On this date in history: June 6, 1984 — Tetris was published. Russian computer engineer, Alexey Pajitnov, created the puzzle game based on an ancient Roman game, and it gained a wide audience through a software version developed for IBM. From there, it spread to the Nintendo gaming console, Gameboys and home computers. Soon, pretty much everyone knew how to play Tetris, and had — at one time or another — become a bleary-eyed Tetris zealot.⠀
The original purpose of Tetris, according to Pajitnov, was to help make computers seem less intimidating to casual users. The game is simple enough. Tetrominoes are shapes made up of little squares and each variant has its own name: O-Tetromino, I-Tetromino, T-Tetromino, L-Tetromino, J-Tetromino, S-Tetromino, and Z-Tetromino. As the pieces fall down a kind of well, you can rotate the shapes as they fall. The object is to get an entire horizontal row of squares (without any holes). When a row is completed, it disappears. But the tetrominoes fall fast and hard, and if you don’t clear your squares before they’re stacked to the top, you’re out of luck.⠀
The game is so addictive, in fact, that players may start seeing possible Tetris configurations in their daily life – unevenly stacked books, a brick side of a building or even dreams. It’s so well-known, in fact, that it’s given a name – the “Tetris Effect.” https://www.instagram.com/p/BVAzbC5FE_v/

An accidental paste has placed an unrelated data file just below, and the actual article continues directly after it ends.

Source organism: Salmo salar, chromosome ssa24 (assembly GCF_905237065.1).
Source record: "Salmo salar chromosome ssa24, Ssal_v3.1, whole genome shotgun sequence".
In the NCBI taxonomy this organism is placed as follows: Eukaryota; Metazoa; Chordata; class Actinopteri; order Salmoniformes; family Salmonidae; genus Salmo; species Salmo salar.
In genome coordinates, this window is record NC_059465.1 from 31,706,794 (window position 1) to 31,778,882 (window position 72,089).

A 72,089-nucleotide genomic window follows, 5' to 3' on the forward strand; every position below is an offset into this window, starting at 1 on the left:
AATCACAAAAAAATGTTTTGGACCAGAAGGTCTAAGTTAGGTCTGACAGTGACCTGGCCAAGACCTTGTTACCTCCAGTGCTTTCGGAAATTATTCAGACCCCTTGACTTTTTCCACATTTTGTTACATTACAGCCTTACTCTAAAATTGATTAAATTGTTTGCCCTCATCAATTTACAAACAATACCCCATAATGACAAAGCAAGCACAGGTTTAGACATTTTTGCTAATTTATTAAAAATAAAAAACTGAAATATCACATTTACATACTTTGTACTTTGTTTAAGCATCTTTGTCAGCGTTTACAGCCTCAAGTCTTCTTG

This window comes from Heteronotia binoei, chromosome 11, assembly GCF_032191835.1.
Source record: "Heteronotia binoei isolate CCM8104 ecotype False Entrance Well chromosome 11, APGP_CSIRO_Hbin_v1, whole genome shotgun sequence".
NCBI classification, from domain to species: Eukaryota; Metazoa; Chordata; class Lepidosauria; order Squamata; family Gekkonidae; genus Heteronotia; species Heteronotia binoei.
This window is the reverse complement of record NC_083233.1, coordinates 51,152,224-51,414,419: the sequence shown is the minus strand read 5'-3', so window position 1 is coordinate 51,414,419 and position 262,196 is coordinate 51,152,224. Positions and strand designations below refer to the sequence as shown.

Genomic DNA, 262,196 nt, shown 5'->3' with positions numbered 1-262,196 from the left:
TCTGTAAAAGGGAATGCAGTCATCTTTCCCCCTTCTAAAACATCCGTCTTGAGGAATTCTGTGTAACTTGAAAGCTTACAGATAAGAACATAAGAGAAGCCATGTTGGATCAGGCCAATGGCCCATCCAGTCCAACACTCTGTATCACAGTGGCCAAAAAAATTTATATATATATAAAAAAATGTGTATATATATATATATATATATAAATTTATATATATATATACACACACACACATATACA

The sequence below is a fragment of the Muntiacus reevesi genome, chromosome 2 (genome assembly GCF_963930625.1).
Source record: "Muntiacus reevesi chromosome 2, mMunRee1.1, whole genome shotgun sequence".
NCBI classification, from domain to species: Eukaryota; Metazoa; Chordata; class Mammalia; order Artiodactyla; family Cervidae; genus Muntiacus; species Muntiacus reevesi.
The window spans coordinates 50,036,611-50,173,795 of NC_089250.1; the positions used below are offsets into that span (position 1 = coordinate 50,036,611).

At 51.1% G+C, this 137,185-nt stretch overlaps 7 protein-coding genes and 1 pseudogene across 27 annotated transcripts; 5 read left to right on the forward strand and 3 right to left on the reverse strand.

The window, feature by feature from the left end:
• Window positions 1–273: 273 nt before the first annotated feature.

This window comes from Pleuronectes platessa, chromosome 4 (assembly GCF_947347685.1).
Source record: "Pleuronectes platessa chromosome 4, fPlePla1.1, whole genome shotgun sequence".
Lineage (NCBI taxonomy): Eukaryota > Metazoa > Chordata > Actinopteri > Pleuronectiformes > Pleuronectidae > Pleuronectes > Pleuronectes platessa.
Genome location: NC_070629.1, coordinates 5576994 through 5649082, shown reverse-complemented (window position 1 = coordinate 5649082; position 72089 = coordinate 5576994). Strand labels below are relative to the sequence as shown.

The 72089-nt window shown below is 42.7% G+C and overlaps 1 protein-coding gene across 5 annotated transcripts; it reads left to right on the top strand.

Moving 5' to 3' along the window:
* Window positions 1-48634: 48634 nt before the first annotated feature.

It is common knowledge amongst Snicket fans that Sir’s lumbermill is involved in a shady business deal with VFD: they design buildings at their discretion in a specific, highly inflammable green wood.
His conversations with his business partner, at first glance, seem to imply that Sir is the one acquainted with the organization while Charles is just a passive enabler:
“The Finite Forest is running low on trees, so business is bad for the
lumbermill. The last big order we had was for building that horseradish factory, and that was
a very long time ago. I’m hoping Thursday’s cocktail party will be an excellent opportunity to
do some business. After all, if it weren’t for my lumber, this hotel wouldn’t even exist!“ "I remember,” Charles said. “We had to deliver the lumber in the middle of the night. But
Sir, you told me you never heard from that organization again.” “I didn’t,” Sir said, “until now. You’re not the only one who gets notes from this fellow J.
S.” [Sir and Charles - The Penultimate Peril, Chapter Five]
But other passages can lead us to believed that Charles is withholding information from Sir and that he knows a great more deal about VFD than he appears. He did tell him that he received letters from J.S., but there are other details he has clearly hidden from his partner.